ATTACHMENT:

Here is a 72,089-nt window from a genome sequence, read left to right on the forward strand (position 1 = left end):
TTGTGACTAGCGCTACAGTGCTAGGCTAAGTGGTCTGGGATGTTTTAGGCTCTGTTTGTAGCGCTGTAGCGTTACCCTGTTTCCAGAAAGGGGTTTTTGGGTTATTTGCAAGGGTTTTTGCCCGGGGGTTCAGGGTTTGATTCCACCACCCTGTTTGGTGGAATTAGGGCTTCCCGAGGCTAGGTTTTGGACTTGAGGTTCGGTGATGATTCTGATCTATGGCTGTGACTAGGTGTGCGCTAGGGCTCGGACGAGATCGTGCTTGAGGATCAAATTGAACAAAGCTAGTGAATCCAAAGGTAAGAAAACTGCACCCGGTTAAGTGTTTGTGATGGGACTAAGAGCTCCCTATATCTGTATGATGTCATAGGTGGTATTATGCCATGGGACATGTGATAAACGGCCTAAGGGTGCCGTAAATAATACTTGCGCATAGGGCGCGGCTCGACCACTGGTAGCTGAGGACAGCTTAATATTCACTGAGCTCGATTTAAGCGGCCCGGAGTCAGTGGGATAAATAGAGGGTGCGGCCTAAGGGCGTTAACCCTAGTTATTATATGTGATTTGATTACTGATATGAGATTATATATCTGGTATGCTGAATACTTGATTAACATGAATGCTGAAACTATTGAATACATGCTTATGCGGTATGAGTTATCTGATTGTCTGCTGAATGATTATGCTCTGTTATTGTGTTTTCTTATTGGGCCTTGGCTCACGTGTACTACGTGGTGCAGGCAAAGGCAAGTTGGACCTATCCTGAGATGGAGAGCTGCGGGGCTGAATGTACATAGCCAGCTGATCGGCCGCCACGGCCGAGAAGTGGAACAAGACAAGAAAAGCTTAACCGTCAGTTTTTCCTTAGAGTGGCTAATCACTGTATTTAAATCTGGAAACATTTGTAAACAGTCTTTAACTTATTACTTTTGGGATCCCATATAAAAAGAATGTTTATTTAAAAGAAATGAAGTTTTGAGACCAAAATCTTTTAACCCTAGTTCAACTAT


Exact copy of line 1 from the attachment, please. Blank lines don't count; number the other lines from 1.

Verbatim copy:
Here is a 72,089-nt window from a genome sequence, read left to right on the forward strand (position 1 = left end):